AKRON, Ohio (WJW) — “When cities don’t do the right thing, the federal court will.”

That was attorney Elizabeth Bonham, explaining how she feels the city of Akron has handled its responsibilities in the days following the Jayland Walker case. 

“The city of Akron began shutting down. It shutdown government buildings, it stopped school and it literally boarded up city hall,” shared Bonham. 

A grand jury ultimately decided not to charge any of the eight officers involved in Walker’s death.

When police used tear gas and pepper spray Wednesday to break up a group Bonham said was peacefully protesting, she decided to file a temporary restraining order. 

“It scares people, it scares them from feeling like they can exercise their First Amendment right,” explained Bonham.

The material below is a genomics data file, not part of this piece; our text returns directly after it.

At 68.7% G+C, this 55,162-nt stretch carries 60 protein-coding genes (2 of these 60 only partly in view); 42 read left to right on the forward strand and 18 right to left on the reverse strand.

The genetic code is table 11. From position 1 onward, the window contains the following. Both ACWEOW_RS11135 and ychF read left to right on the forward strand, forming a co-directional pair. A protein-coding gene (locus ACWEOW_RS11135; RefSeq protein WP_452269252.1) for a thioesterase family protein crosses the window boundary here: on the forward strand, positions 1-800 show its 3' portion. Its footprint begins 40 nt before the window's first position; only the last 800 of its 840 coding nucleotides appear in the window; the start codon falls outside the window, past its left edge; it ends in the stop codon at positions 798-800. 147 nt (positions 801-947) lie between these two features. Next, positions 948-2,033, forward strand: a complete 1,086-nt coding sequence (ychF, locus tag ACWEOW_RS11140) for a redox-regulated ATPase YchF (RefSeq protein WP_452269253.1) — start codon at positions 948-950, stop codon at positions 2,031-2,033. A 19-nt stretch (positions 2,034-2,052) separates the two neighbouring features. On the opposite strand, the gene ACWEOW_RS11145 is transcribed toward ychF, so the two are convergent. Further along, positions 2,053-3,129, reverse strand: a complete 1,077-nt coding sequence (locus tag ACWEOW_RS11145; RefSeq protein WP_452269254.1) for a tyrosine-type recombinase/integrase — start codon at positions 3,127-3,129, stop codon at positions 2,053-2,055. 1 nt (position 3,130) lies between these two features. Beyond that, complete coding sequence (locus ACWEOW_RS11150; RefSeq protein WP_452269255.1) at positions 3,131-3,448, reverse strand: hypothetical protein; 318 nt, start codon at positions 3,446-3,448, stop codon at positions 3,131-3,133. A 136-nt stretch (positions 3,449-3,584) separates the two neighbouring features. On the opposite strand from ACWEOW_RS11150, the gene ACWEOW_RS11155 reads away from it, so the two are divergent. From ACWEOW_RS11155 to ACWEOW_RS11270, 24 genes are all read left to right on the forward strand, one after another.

In response to the motion for a temporary restraining order filed by Bonham, a judge issued an order that temporarily bars the city from using non-lethal force against nonviolent protestors, according to a joint stipulation entered as an order by the court late Friday.

FOX 8 photo

On Saturday night, Akron police Chief Stephen Mylett gave his response to Wednesday’s incident.

“As officers engaged the crowd, officers reported individuals throwing rocks, bricks and bottles containing unknown liquids and they were throwing them at the officers,” said Chief Mylett. 

Chief Mylett also added that Wednesday’s incident was not why a temporary restraining order was jointly agreed to. Regardless, a restraining order is now in place for the next two weeks.

Bonham called it victory for her clients and hopes it sets a better tone moving forward.

“We believe this is victory and a good first step, and we expect the city to adhere to it,” said Bonham.

Chief Mylett called it a continuation of what Akron police already agree with. 

“Moving forward, our goal is the same as it’s always been to work collaboratively and protect their right to protest,” he said.